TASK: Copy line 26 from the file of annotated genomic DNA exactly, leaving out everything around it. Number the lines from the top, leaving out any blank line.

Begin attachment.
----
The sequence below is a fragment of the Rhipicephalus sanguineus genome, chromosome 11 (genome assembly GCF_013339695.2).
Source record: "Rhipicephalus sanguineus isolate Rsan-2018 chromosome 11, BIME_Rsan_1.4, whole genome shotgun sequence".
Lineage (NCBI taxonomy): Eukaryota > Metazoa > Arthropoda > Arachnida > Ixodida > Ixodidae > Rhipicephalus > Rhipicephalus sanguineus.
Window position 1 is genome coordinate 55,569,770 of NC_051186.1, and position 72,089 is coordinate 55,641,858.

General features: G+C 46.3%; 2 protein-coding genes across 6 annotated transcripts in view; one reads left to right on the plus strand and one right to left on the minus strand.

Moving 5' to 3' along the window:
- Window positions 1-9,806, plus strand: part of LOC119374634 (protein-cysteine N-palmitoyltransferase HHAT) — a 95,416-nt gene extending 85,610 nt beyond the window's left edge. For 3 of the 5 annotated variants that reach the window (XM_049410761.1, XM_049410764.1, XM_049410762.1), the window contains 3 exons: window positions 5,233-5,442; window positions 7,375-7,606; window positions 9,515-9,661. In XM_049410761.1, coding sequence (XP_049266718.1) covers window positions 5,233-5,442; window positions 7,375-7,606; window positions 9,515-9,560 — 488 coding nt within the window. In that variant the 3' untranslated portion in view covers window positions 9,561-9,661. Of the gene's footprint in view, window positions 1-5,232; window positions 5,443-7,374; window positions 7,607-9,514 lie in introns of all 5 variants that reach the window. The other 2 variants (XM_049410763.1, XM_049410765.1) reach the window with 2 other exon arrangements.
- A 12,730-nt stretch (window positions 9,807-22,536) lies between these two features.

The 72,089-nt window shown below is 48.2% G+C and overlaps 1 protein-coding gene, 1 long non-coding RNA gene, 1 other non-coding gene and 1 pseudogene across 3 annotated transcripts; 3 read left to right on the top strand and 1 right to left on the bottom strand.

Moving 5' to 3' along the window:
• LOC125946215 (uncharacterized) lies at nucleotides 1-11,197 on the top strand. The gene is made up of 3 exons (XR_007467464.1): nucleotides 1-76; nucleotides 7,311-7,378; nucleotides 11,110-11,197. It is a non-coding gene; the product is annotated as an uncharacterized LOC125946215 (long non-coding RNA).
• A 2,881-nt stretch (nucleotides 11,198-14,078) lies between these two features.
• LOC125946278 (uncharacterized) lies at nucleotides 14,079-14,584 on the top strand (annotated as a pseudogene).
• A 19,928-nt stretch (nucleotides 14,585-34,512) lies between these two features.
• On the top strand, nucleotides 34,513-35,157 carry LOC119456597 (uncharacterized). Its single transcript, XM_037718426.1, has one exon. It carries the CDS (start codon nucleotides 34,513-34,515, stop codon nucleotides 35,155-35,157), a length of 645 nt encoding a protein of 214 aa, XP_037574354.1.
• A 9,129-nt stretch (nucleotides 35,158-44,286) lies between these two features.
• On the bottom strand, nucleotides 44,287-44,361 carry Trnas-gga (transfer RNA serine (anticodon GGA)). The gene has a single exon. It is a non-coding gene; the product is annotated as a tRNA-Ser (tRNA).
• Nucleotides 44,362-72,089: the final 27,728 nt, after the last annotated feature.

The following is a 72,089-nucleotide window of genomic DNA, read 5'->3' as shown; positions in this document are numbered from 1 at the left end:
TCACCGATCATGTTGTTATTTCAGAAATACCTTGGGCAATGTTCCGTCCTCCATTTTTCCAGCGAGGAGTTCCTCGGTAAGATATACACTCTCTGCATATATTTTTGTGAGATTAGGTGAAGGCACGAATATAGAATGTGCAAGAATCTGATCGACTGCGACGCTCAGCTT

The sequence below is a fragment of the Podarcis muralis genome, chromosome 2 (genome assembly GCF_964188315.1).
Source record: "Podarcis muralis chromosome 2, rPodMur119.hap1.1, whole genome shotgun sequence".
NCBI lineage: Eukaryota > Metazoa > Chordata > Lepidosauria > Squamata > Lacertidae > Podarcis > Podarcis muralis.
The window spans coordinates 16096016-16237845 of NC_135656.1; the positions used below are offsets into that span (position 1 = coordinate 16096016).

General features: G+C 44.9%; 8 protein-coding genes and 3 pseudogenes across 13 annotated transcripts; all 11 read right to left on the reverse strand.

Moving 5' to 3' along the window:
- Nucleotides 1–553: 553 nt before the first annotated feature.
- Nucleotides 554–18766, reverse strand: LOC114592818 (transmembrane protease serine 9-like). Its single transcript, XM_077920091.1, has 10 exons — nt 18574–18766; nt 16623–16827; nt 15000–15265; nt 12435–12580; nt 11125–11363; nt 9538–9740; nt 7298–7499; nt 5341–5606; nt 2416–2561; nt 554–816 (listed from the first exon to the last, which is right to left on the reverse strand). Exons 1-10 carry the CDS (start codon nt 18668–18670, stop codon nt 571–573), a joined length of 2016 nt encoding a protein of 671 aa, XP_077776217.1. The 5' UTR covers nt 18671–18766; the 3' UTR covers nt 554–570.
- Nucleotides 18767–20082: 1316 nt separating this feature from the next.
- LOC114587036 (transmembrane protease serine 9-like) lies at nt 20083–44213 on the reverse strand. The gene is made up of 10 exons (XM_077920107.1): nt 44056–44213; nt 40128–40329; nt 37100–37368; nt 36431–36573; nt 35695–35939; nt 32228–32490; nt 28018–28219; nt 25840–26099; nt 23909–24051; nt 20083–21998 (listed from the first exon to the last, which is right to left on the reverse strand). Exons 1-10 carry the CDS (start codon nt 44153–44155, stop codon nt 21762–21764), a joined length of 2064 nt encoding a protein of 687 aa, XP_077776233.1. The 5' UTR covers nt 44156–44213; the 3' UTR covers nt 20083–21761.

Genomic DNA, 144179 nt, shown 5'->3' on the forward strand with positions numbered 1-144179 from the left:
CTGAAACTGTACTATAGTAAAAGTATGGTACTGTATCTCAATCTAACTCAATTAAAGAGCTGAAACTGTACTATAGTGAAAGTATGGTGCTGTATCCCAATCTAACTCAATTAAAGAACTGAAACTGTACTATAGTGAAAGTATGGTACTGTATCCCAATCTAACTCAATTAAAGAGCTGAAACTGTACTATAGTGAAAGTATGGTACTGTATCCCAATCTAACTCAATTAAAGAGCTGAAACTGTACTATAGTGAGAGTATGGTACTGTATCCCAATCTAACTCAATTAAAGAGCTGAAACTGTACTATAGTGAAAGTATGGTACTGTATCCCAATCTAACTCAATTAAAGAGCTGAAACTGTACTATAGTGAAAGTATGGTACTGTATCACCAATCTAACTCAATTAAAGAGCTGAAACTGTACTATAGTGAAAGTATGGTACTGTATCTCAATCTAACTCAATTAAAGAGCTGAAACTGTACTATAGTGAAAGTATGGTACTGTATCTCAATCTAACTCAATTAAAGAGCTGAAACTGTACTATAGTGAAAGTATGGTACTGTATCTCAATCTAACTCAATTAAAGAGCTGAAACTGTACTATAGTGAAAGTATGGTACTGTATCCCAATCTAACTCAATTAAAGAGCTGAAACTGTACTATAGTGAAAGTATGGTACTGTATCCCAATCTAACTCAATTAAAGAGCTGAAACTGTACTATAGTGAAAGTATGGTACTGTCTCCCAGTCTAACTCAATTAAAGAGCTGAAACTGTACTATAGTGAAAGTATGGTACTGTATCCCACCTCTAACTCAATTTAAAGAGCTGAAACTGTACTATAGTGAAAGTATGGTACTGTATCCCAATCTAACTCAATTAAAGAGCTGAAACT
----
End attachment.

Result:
Moving 5' to 3' along the window: